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Thesis (M.A.)—University of Nebraska—Lincoln, 1966. Department of Speech and Dramatic Art.


Copyright 1966, the author. Used by permission.


The major purpose of the present study will be to investigate the reliability of the direct-magnitude estimation method for rating defective spontaneous speech.Specifically, the following questions will be asked.

  1. How does the interobserver reliability vary by changing the level of speech defectiveness of the standard (i.e., from mild to moderate to severe) in relation to which speech samples are judged?

  2. How does interobserver reliability of spontaneous speech samples (obtained in conversation) vary from that obtained with fixed speech samples (obtained by recitation of a nursery rhyme, e.g., Jack and Jill)?

  3. Is there a significant difference between ratings of speech-defectiveness of spontaneous speech samples and fixed speech samples when these ratings are obtained in relation to the same standard?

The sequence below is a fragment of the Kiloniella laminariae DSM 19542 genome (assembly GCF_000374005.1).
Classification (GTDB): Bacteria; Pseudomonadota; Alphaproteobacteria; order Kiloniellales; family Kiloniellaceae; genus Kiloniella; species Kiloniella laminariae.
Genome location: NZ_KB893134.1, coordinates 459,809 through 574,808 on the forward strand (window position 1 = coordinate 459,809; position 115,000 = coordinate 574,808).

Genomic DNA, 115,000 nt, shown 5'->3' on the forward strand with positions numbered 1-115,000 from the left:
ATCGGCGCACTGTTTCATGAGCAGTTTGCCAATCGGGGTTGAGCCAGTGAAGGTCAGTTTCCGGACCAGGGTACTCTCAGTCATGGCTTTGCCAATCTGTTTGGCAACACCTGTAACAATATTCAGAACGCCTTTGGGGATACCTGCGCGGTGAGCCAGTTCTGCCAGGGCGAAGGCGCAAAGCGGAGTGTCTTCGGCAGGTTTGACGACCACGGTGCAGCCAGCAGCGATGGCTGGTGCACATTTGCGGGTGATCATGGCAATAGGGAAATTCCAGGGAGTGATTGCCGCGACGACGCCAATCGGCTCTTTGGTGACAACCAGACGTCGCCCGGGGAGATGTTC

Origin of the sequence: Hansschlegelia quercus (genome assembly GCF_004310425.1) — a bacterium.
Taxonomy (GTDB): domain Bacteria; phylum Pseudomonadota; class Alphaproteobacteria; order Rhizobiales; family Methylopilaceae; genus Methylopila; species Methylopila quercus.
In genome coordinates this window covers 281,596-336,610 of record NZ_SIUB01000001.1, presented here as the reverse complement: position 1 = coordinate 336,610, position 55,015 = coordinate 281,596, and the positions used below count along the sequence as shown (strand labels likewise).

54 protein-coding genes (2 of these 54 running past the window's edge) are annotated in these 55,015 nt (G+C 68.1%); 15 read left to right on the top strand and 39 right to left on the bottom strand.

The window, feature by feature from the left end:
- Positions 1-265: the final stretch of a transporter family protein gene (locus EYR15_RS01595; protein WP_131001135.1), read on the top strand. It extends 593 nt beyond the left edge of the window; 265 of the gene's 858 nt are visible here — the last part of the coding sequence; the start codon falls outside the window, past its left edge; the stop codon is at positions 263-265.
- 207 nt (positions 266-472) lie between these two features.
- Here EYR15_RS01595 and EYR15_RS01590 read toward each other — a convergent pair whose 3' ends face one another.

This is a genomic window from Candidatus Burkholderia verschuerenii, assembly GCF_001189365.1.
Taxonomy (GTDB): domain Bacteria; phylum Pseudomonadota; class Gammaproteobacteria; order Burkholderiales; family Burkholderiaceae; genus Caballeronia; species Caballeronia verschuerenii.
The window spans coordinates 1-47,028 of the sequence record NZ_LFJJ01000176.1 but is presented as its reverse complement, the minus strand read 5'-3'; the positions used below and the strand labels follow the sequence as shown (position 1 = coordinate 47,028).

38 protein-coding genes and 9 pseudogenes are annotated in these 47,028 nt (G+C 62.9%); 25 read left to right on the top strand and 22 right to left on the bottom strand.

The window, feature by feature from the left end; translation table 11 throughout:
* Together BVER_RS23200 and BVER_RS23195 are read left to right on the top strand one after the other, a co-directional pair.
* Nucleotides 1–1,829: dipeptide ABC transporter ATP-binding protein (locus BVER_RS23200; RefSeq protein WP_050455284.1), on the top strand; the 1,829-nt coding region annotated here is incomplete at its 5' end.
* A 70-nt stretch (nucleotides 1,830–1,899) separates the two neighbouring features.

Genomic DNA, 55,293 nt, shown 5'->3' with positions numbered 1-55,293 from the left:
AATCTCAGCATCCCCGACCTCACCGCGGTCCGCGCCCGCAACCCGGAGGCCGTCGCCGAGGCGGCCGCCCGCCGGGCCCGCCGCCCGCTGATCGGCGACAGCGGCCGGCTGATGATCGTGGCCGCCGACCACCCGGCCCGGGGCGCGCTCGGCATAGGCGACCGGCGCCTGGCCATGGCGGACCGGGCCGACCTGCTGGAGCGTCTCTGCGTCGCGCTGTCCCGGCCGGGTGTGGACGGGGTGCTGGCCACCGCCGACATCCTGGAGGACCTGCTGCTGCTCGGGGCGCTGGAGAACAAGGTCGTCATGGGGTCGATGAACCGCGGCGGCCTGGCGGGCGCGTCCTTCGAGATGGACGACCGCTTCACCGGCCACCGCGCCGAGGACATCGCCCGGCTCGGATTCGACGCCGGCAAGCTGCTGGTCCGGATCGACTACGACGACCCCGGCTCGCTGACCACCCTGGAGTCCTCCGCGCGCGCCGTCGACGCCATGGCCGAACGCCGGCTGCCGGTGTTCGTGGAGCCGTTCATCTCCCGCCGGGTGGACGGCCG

Twenty children with articulation ranging from mildly defective to severely defective were selected from the University of Nebraska Speech and Hearing Clinic and the Lincoln, Nebraska area.

The following conclusions are offered:

  1. The use of direct-magnitude estimation to rate speech defectiveness by an observer-group can be done satisfactorily under a greater number of experimental conditions than reported previously.

  2. The use of a selected moderate standard would be more satisfactory if the type (i.e., fixed or spontaneous) of speech samples presented is not taken into consideration.

  3. The use of fixed speech samples would be more satisfactory if the kind of standard (i.e., whether mild, moderate, or severe) is not taken into consideration.

  4. The differences between the fixed and spontaneous speech samples may be due to the heavier loading of sounds of greater articulatory complexity in the nursery rhyme.

  5. The method of assessing speech defectiveness by direct-magnitude estimation has clinical usefulness when used in conjunction with articulation testing. It may have greatest usefulness in measuring progress in therapy particularly with respect to carryover when care is taken to obtain the speech samples under simulated non-test conditions.

Advisor: Herbert F. Schliesser